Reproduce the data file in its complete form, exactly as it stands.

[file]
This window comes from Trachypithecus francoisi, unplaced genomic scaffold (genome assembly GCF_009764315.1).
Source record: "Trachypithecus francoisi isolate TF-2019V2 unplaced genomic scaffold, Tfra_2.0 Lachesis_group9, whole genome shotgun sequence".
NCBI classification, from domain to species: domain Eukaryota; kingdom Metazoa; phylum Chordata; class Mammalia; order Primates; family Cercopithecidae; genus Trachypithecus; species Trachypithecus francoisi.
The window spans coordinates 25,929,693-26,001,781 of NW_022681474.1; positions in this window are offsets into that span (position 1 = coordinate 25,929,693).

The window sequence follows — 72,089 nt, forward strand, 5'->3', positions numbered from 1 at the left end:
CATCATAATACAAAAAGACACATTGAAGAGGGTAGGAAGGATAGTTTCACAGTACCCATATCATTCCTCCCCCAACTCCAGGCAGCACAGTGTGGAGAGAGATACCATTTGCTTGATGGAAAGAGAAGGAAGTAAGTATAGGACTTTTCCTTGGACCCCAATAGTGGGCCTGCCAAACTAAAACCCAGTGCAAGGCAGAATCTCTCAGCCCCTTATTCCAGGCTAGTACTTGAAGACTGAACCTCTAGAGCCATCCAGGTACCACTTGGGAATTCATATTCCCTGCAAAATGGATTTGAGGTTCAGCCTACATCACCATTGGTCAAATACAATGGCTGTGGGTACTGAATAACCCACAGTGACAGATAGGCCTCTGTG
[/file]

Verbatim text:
This window comes from Trachypithecus francoisi, unplaced genomic scaffold (genome assembly GCF_009764315.1).
Source record: "Trachypithecus francoisi isolate TF-2019V2 unplaced genomic scaffold, Tfra_2.0 Lachesis_group9, whole genome shotgun sequence".
NCBI classification, from domain to species: domain Eukaryota; kingdom Metazoa; phylum Chordata; class Mammalia; order Primates; family Cercopithecidae; genus Trachypithecus; species Trachypithecus francoisi.
The window spans coordinates 25,929,693-26,001,781 of NW_022681474.1; positions in this window are offsets into that span (position 1 = coordinate 25,929,693).

The window sequence follows — 72,089 nt, forward strand, 5'->3', positions numbered from 1 at the left end:
CATCATAATACAAAAAGACACATTGAAGAGGGTAGGAAGGATAGTTTCACAGTACCCATATCATTCCTCCCCCAACTCCAGGCAGCACAGTGTGGAGAGAGATACCATTTGCTTGATGGAAAGAGAAGGAAGTAAGTATAGGACTTTTCCTTGGACCCCAATAGTGGGCCTGCCAAACTAAAACCCAGTGCAAGGCAGAATCTCTCAGCCCCTTATTCCAGGCTAGTACTTGAAGACTGAACCTCTAGAGCCATCCAGGTACCACTTGGGAATTCATATTCCCTGCAAAATGGATTTGAGGTTCAGCCTACATCACCATTGGTCAAATACAATGGCTGTGGGTACTGAATAACCCACAGTGACAGATAGGCCTCTGTG